Globe and Mail

Rating Below average

Reviewed on Apr 13 2017

Read Full Review | See more by Globe and Mail

That dichotomy between brooding schemer and extroverted leader has long defined the Nixon dynamic. But with The Life, Farrell has etched those history-shaking contradictions into the most vivid — and the most startling — relief to date.

NPR

Rating Above average

Reviewed on Apr 12 2017

Read Full Review | See more by NPR

Berry’s fans will love his latest endeavor as he brings more detail into Malone’s past and how he came to be known as Cotton. The villains are a bit over the top, and their ultimate goal is somewhat confusing, but it doesn’t matter in the grand scheme of things.

Washington Times

Rating Good

Reviewed on Apr 04 2017

Read Full Review | See more by Washington Times

This book is haunting; it is smart and engaging. It was so engrossing that I read it in a day. But it’s also a deeply uneven book whose power in some moments only illuminates the absence of this force elsewhere.

NY Times

Rating Below average

Reviewed on Apr 03 2017

Read Full Review | See more by NY Times

What finally left me feeling dissatisfied is, paradoxically, the pleasant, ingratiating way in which he tells it. These gods are not only mortal, they’re a bit banal. They talk a great deal, in a conversational tone that descends sometimes to smart-ass repartee.

Guardian

Rating Below average

Reviewed on Mar 29 2017

Read Full Review | See more by Guardian

All this seems like obvious padding, but to give Finkel the benefit of the doubt, it may simply be that his affinity for his amazing hermit got the best of him. He does a remarkable job persuading one of the world’s more recalcitrant individuals to open up...

NY Times

Rating Below average

Reviewed on Apr 21 2017

Read Full Review | See more by NY Times

In a recent New Yorker essay, Saunders wrote that “literature is a form of fondness-for-life. It is love for life taking verbal form,” and this love suffuses Lincoln in the Bardo. This is a novel that’s so intimate and human, so profound, that it seems like an act of grace.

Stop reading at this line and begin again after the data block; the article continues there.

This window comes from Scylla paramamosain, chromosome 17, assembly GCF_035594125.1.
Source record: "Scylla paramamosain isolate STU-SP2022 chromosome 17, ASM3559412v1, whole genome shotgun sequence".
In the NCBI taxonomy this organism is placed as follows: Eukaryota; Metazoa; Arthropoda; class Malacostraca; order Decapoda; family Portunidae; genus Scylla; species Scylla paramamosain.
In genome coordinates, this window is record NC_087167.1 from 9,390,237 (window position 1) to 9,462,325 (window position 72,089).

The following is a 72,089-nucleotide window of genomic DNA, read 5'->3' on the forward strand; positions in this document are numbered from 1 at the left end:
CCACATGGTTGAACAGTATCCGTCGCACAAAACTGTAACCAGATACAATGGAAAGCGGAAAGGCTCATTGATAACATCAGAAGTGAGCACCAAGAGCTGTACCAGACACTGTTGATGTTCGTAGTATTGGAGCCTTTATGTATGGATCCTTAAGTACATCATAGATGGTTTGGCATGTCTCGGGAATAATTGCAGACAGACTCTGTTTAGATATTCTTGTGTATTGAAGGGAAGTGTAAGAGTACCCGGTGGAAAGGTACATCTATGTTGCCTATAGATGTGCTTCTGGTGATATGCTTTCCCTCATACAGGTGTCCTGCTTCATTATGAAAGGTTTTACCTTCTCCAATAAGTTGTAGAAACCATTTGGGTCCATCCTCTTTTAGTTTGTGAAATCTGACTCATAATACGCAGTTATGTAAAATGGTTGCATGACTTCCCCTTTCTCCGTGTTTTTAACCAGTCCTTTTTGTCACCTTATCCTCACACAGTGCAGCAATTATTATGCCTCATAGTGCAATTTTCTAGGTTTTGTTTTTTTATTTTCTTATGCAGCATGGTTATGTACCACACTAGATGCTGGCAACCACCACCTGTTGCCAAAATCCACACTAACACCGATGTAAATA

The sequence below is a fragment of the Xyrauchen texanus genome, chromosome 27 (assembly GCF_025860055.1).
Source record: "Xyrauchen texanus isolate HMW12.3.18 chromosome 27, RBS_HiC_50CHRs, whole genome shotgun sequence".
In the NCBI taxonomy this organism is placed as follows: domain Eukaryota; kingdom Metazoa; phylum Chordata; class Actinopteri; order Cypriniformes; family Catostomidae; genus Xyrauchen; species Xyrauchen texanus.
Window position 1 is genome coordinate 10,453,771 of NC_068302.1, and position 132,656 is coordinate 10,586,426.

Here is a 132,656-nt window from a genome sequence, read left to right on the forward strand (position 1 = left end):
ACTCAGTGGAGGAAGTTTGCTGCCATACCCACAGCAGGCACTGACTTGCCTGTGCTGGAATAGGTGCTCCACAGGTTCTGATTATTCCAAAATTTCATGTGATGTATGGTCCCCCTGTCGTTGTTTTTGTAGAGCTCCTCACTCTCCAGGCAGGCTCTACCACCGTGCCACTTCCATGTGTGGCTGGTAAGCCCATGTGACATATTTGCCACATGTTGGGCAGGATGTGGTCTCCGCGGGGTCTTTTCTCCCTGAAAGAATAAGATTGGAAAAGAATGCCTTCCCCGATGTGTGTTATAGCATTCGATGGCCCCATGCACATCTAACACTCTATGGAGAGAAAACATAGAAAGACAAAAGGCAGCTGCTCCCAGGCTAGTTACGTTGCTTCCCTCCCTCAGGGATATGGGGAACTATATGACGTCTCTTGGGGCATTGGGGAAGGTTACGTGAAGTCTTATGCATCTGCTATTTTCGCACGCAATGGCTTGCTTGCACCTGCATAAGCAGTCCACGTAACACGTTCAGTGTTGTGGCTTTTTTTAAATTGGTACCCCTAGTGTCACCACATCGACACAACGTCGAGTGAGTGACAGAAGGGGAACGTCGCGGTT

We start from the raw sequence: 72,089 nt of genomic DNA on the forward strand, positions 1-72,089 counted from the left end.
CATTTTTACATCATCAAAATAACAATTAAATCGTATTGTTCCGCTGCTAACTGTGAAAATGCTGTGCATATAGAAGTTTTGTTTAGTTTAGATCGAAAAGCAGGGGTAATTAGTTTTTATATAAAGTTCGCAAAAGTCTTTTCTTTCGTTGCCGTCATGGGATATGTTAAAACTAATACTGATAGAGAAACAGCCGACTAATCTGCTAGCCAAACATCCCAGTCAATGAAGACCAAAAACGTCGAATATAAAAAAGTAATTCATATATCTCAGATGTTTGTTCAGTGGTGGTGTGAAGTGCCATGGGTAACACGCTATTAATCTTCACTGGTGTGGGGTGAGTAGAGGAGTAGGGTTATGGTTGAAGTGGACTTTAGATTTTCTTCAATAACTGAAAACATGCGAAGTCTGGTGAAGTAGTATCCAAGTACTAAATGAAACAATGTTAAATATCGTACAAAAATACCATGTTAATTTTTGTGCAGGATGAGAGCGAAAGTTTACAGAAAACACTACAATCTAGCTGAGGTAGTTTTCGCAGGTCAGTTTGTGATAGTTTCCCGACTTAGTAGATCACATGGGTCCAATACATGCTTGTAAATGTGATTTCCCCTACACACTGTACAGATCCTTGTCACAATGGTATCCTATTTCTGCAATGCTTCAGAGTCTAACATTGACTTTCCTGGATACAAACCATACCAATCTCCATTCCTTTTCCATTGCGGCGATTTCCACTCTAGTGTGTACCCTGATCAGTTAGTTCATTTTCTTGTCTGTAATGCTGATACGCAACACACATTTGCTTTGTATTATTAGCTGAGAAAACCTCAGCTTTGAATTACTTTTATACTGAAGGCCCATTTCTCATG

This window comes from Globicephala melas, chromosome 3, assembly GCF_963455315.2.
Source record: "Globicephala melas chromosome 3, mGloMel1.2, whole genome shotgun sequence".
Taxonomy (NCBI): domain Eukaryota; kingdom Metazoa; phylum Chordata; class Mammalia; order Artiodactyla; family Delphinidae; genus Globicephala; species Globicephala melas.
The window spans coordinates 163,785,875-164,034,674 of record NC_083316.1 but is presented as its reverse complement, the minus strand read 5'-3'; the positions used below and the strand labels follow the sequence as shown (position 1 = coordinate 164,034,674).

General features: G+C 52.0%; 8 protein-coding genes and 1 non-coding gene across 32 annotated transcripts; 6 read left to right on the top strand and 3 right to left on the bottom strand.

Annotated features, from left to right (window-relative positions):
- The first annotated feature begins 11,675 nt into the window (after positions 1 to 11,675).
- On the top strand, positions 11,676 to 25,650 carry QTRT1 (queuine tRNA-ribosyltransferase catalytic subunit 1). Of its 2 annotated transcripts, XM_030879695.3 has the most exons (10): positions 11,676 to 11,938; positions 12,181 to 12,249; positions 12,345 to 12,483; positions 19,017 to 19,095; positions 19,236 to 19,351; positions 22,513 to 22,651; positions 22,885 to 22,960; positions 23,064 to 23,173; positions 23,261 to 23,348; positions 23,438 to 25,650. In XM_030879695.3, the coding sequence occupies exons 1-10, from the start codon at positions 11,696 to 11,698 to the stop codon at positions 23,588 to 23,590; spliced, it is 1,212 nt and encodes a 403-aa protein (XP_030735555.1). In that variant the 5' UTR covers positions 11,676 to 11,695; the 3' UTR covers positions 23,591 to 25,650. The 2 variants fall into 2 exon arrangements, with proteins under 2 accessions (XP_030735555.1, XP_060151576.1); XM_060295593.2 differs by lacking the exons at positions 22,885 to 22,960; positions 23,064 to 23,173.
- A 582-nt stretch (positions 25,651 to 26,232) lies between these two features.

Financial Times

Rating Good

Reviewed on Mar 03 2017

Read Full Review | See more by Financial Times

Through the darkness of war, the circus lights twinkle on, the circus family lives and loves and laughs, all while beautiful athletes fly high above the crowd. It may seem a bit too neat and Hallmarkian to some, but Jenoff has written a tribute to the human spirit that soars in the midst of epic despair.

NPR

Rating Above average

Reviewed on Feb 21 2017

Read Full Review | See more by NPR

...it is lively, provocative and sure to be another hit among the pooh-bahs. But readers ought to be prepared: Almost every blithe pronouncement Harari makes (that “the free individual is just a fictional tale concocted by an assembly of biochemical algorithms,” for instance) has been the exclusive subject of far more nuanced books...

NY Times

Rating Below average

Reviewed on Feb 15 2017

Read Full Review | See more by NY Times

A little more clear-eyed realism might have redeemed this novel, but as it stands, it reads like the screenplay to some heartwarmingly twee movie with a ukulele soundtrack. It's a misstep by a writer who's capable of much better writing than this.

NPR

Rating Below average

Reviewed on Jan 29 2017

Read Full Review | See more by NPR

It is the memoir of an addiction still going on, being negotiated everyday. There is, however, a noble Afterword in which Marnell shares the progress she’s made and slyly admonishes those who revel in and exploit the cool Manhattan party stories but disregard the pain that accompanies them.

Globe and Mail

Rating Above average

Reviewed on Jan 27 2017

Read Full Review | See more by Globe and Mail

Mr. S offers a curious sort of double-voyeurism, with Jacobs inviting readers to vicariously experience his own vicarious access to the life of one of pop-culture's preeminent icons. Sinatra's story is so compelling and larger-than-life, though, that even a secondhand account like Jacobs' packs a powerful punch.

AV Club

Rating Good

Reviewed on Jan 23 2017

Read Full Review | See more by AV Club

As its title suggests, The Case Against Sugar makes no attempt to be a balanced book. Yet Taubes is a serious science writer who refrains from exaggerating the evidence.

Financial Times

Rating Above average

Reviewed on Jan 20 2017

Read Full Review | See more by Financial Times